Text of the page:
Test inflation questions - new AF convertible

PSI, Proper Technique, Valves etc.

Moderator: JCOOLEY

Post Reply
Posts: 41
Joined: Mon Oct 12, 2009 7:41 am
Location: New Jersey

Test inflation questions - new AF convertible

Post by MikeSue » Thu Apr 08, 2010 5:25 pm

Hi all, we just got our AF convertible and we did a test inflation in the backyard so we have a few newbie questions :o

1) Is there a good way to know how much air to put in chamber 1? The manual says stop chamber 1 when the kayak "begins to take shape". Does anyone have an approximate number of pumps that would be with the AE double action pump or is a rough amount good enough?

2) Same question for chamber 2. How hard do side tubes need to be without causing an over-inflation problem? Is there an approximate number of pumps? We did see a little "taco" folding when we picked it up at both ends but we are afraid to pump too much into the sides.

3) We have a concern after the kayak is inflated the orange fabric on the sides doesn't sit on top of the big grey tubes running up the length of the kayak. Instead the orange fabric is more off to the sides, kind of droopy which doesn't seem right visually from pictures I've seen. The velcro strips on the orange fabric are lined up with the velcro on the tubes. Does this correct itself when the weight of a person is put onto the floor (pulling sides up?) or is this a sign that there isn't enough air in tubes or something else? One other note - we did not have the footrest/thwart in place. Is that required to push the tubes more into orange fabric sides for a better fit?

4) I need to be the one who carries the inflated kayak myself if possible. I was able to pick it up by standing on the side and putting the middle up onto my shoulder, resting the grey side tube on my shoulder to carry it. Is this ok or will that cause any damage? The tube did not feel like it was being crushed in any way when it was resting on my shoulder.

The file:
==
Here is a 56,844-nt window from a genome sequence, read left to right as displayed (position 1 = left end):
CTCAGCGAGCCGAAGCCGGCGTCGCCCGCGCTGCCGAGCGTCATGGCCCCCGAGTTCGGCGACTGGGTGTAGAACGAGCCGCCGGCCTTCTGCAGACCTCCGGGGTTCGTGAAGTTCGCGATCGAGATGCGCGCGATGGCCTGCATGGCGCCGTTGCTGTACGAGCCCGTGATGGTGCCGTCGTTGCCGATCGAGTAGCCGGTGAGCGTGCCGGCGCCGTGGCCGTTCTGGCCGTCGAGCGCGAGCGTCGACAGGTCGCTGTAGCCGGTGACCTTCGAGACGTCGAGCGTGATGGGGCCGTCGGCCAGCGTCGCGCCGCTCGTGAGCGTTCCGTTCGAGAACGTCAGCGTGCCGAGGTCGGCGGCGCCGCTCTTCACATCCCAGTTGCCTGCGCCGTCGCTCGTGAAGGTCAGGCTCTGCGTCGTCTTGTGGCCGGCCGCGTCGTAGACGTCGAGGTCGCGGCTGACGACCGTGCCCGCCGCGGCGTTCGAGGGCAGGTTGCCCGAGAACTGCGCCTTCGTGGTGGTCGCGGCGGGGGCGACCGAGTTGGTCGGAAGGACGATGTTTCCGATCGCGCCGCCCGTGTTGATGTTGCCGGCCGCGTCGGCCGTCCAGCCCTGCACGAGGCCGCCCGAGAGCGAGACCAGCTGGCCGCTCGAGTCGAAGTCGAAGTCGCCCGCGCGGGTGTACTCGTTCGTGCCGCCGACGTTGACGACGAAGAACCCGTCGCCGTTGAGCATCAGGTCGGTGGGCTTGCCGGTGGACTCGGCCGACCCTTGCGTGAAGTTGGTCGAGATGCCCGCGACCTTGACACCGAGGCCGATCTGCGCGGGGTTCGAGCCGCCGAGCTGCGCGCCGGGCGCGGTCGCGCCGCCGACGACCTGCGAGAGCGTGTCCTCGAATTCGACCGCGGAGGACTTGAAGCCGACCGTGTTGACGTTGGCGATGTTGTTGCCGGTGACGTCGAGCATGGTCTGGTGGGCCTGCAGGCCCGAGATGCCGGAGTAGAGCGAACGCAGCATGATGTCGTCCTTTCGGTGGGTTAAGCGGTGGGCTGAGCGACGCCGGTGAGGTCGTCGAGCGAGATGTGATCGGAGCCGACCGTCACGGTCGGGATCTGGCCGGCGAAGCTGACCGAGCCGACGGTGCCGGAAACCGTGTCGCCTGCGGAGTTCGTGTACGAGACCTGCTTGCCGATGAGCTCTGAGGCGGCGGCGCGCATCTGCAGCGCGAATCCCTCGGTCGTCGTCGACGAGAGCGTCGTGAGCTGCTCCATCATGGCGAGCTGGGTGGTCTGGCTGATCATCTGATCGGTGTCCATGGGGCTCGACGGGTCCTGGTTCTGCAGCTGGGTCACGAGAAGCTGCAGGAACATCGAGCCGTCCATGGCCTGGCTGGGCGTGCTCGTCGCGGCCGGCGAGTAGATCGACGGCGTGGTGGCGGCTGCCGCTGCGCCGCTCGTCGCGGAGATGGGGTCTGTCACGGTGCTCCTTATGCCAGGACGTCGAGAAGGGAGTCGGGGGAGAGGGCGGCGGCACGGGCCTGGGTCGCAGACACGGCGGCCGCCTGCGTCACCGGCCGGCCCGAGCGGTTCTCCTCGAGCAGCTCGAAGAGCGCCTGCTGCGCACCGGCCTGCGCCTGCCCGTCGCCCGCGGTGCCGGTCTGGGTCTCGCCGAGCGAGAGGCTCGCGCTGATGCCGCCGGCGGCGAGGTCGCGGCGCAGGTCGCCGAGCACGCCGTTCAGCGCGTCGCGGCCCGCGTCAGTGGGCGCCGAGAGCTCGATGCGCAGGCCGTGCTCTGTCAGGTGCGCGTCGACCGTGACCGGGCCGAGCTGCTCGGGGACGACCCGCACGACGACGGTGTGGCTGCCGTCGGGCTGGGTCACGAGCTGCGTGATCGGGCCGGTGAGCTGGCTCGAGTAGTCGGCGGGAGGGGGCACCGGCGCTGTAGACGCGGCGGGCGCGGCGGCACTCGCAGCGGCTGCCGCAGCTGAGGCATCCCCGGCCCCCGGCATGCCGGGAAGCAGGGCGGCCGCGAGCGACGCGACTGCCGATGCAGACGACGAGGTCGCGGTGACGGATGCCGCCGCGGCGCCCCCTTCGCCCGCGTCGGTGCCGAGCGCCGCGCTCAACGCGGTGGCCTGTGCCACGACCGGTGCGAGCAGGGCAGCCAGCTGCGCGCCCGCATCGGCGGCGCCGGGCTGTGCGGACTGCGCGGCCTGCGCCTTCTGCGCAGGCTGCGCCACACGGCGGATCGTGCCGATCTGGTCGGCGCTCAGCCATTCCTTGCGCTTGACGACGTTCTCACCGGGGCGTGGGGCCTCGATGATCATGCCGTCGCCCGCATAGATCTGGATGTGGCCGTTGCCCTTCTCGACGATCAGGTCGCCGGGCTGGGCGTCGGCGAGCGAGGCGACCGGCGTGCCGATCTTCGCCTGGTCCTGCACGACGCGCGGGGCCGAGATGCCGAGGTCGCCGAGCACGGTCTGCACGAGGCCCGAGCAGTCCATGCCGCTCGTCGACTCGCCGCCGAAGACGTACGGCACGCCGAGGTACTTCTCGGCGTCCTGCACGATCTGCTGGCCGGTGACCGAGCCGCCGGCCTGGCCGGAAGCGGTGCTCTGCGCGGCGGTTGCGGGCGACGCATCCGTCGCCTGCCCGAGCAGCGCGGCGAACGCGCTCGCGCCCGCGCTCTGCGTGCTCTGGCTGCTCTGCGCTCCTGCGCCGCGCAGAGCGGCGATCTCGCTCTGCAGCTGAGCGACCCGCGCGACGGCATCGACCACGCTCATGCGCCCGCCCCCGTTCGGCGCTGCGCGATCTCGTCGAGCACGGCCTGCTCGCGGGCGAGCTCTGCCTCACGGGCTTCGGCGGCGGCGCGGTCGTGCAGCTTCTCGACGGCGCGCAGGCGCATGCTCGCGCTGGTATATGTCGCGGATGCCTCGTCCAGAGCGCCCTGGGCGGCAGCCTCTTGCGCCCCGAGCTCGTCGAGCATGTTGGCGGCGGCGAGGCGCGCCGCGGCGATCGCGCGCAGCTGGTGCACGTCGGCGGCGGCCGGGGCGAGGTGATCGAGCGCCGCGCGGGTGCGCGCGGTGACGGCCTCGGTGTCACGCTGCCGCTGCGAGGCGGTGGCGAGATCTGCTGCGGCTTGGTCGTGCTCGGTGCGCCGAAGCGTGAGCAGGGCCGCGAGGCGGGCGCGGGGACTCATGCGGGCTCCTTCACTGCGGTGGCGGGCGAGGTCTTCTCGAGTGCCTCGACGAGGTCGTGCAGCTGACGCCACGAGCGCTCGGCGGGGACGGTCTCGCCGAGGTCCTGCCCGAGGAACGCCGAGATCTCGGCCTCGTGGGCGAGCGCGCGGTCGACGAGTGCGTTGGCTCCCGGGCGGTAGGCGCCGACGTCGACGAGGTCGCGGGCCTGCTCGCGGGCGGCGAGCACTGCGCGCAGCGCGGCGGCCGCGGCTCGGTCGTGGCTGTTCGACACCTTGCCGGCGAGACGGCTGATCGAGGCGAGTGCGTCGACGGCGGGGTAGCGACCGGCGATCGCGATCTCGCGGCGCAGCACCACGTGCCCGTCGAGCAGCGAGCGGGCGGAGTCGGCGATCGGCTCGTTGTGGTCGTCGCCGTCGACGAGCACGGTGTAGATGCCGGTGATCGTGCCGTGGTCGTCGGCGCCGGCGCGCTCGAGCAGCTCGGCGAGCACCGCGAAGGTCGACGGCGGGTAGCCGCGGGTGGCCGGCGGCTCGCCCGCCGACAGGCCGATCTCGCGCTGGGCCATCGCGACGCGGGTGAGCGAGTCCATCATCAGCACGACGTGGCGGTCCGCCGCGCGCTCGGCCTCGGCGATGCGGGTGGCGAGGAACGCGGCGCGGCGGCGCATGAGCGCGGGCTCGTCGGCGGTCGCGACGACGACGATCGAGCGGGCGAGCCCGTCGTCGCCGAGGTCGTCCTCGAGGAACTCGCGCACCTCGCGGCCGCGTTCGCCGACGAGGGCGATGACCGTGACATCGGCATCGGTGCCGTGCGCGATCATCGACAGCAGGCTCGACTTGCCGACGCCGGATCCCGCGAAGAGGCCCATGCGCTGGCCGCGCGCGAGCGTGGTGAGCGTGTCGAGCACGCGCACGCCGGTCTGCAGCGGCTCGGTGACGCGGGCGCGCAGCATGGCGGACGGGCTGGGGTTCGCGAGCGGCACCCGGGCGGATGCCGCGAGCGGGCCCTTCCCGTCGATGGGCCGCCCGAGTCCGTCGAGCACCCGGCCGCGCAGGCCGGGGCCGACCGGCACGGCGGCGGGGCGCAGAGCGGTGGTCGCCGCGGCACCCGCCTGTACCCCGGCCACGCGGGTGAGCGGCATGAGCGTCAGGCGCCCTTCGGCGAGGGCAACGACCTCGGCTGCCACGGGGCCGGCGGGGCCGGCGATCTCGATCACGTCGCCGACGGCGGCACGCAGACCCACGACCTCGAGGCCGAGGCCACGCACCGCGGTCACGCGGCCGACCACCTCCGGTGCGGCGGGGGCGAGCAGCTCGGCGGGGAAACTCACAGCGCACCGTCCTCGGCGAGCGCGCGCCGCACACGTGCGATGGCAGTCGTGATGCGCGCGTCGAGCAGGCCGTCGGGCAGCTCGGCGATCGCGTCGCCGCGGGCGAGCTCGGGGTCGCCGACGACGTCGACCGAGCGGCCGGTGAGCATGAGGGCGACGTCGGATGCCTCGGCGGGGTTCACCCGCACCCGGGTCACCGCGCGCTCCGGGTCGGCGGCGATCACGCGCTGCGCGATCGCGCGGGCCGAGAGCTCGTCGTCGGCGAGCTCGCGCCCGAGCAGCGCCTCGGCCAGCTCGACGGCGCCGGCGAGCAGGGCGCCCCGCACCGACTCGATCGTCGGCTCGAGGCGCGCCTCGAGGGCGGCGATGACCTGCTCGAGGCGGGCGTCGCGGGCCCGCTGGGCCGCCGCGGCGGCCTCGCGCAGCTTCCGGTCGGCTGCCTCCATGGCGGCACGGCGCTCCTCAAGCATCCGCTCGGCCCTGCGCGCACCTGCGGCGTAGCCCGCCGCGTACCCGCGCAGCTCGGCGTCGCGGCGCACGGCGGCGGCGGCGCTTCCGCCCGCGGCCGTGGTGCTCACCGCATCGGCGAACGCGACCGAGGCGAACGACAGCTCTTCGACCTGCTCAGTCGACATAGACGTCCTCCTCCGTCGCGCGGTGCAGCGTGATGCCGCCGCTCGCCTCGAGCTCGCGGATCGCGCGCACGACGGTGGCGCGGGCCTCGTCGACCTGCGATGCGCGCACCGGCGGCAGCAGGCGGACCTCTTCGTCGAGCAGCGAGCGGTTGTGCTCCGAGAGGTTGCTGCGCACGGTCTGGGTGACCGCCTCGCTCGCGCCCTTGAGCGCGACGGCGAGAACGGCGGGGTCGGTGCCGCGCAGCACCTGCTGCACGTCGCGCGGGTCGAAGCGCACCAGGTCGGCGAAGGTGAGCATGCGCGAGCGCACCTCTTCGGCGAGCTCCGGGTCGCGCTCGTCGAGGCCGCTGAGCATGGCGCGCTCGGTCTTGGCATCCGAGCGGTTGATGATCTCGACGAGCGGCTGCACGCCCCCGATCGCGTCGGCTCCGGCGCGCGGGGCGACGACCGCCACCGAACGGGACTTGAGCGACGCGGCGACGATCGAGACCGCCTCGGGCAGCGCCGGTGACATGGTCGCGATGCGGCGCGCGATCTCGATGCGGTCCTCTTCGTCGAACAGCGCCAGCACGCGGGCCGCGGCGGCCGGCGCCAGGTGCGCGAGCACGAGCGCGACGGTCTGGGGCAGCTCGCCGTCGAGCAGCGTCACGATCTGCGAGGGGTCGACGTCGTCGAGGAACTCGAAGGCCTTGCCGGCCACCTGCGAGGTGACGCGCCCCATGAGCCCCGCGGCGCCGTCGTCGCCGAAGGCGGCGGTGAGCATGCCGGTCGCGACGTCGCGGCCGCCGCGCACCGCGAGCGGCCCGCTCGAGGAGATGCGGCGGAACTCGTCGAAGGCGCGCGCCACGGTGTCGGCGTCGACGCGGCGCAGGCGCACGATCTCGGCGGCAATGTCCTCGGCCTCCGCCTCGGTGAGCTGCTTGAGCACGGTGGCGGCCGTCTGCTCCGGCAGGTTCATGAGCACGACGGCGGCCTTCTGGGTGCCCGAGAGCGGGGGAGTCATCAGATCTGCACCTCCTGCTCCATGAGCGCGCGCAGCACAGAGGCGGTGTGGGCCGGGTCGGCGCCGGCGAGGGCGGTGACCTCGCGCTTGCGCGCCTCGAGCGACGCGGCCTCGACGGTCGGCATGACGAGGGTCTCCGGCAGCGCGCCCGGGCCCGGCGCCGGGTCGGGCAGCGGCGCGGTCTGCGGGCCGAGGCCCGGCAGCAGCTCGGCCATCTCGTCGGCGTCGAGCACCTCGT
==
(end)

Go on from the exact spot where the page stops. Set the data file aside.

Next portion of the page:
Thanks for any help anyone can provide :)
Last edited by MikeSue on Fri Apr 09, 2010 12:00 pm, edited 1 time in total.

Site Admin
Posts: 991
Joined: Tue Feb 20, 2007 2:46 pm
Location: Benicia, CA

Post by JCOOLEY » Fri Apr 09, 2010 8:11 am

1) Pump the amount of air into Chamber 1 that the manual says. The kayak should begin to rise off of the ground and take shape.

2) Finish inflating the kayak by pumping into chamber 2. Basically your goal is to get equal amounts of air into both chambers. This way if one failed on you you have the other to keep you safely afloat. After chamber 2, the kayak should be firm and rigid. If you pick it up from either end and it tacos, then there is not enough air in it. You should be able to pick it up and it should be stiff. A pump with a gauge helps but if you do not have a gauge, then this is a good rule of thumb.

3) The orange fabric is not supposed to completely cover the gray tube. It will cover most. It was probably droopy because you didn't have enough air in it.

4) If you are carrying the kayak by yourself, this is the way to do it. From the center over your shoulder just as you mentioned. We are also coming out very soon with a small kayak dolly that you can strap one end to and push or pull with the other to wheel it around.


Posts: 41
Joined: Mon Oct 12, 2009 7:41 am
Location: New Jersey

Post by MikeSue » Sat Apr 10, 2010 6:32 am

Thanks Jeremy.

User avatar
Posts: 684
Joined: Fri Jun 01, 2007 5:48 pm
Location: Vancouver Island, Canada

Post by PJohanson » Sat Apr 17, 2010 7:13 pm

I have an observation about how full to pump the main chambers.
You do want enough air in the chambers that the boat doesn't simply bend when you pick up the bow or the stern -- but don't fuss about filling the chambers perfectly full. I like to paddle with my Expedition less than full. I like the feeling when the main chambers are not stiff and taut. The BackBone gives me plenty of rigidity. Sometimes I float the kayak, get in, get out and then adjust the inflation, either adding or letting out a little air.

Post Reply